It only took me a few steps to cover the distance between us. I’ve been doing this for a long, long time, much longer than my friend and in that moment I felt like the older sister watching a novice nurse grow into herself and her profession. I was so proud of her!
She had what it took. Compassion, intelligence, and grace under fire. She had it all, and right then I was overwhelmed with love for this little sister. I paused, still not wanting to interrupt her as she worked, and in the pause it happened. Hesitant, I reached out and put my palm between her shoulder blades to get her attention and I felt it. Completely spontaneous, my emotional response had triggered a flow of energy from my palm directly over her heart chakra, or energy center. I felt it leave me. Sometimes it’s from my thorax and my biofield changes, but this time it was focused directly from the energy center in my palm.
My friend looked up and to her left, acknowledging me. I delivered my message and quickly went back to my station. End of story, or so I hoped. Nobody else in the department was into studying “unconventional” and “unproven” complementary medicine except a couple of nurse massage therapists and one who had practiced polarity. I already had a rep and this wasn’t going to help.
No such luck. First opportunity she had, my friend came looking for me. Eyes big as saucers, words in a rush she said “What did you do to me?!?!?! When you touched me, you really touched me!!!”
Great. I was busted…. again. I couldn’t explain these phenomena. Not to myself or anybody else, and it had gotten to the point that I couldn’t hide it anymore. I took a deep breath and tried to formulate a synopsis of energy medicine / biofields / Reiki and quantum physics in my head…. for somebody who had never heard of any of those terms except possibly one.
Abby was almost dancing in front of me in her excitement. Her face a mirror of changing emotion, mind racing, she pelted me with rapid fire questions. “What did you do? How did you do it? Can you teach me that!?!?!?”
Stalling while I searched my head for the right words to explain something she might be able to associate, I tried to be low-key, nonchalantly asking “What did it feel like?”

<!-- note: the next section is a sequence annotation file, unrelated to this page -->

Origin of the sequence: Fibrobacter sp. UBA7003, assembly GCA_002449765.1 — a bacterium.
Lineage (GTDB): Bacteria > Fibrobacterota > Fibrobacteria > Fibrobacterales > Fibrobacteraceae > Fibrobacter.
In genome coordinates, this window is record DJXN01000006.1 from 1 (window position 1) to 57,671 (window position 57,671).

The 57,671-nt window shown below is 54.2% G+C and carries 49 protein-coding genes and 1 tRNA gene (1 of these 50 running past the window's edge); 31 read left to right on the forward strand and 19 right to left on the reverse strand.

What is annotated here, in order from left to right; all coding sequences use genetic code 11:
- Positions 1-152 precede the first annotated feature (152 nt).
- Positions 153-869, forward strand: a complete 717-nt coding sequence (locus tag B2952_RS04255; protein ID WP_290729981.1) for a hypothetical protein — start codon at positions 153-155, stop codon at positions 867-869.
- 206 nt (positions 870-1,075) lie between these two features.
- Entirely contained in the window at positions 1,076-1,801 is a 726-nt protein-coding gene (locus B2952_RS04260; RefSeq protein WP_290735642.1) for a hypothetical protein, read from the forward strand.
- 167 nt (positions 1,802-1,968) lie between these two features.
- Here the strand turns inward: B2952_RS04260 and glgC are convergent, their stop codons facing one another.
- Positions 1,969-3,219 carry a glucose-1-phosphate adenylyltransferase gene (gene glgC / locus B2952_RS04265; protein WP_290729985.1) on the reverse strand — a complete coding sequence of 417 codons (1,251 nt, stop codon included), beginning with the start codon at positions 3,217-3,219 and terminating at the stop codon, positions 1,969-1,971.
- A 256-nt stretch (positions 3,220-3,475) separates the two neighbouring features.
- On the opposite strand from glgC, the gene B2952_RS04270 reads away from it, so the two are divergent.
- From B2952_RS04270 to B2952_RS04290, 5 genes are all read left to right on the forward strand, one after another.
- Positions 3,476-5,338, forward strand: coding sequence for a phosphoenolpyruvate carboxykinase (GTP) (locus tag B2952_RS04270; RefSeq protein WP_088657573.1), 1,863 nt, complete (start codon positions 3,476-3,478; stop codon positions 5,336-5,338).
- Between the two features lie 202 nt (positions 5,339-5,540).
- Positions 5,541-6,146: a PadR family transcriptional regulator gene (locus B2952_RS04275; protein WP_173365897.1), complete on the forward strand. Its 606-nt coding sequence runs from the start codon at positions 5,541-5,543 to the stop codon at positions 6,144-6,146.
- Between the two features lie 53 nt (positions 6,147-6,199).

Her face was a study of intense excitement and I could almost see her mind shuffling through its database of words and experiences. She had none. No language, no vocabulary for what she had just felt. This was a new experience and she had no words to describe it, let alone formulate or frame her question.
Still vague, she came up with “warm…..!”…. “tingly…..!” and then the ball was back in my court. I never quite know how these impromptu teaching sessions are going to go. I just wing it, one sentence at a time, trying to connect with each person and where they are in that moment. Right then we didn’t have any time. We were working and it was busy.
I took a deep breath and asked her if she remembered learning about Therapeutic Touch in nursing school, or maybe Healing Touch. Excited, she said she did, but not much was actually “taught,” that they were only mentioned in passing. I smiled and told her that I had been instructed in Reiki, then proceeded to explain a bit about it and the energy body and energy medicine. All smiles and excitement, back to work she went.
My friend and I still talk about it from time to time, and she tells people that I have the “healing touch!” Our conversations teach a few more nurses about this part of our human selves that is still not understood, or measurable. After the initial excitement wore off she was able to describe her experience a little better. It lasted about six hours and it was like being lit up from the inside… all warm and glowing and tingly.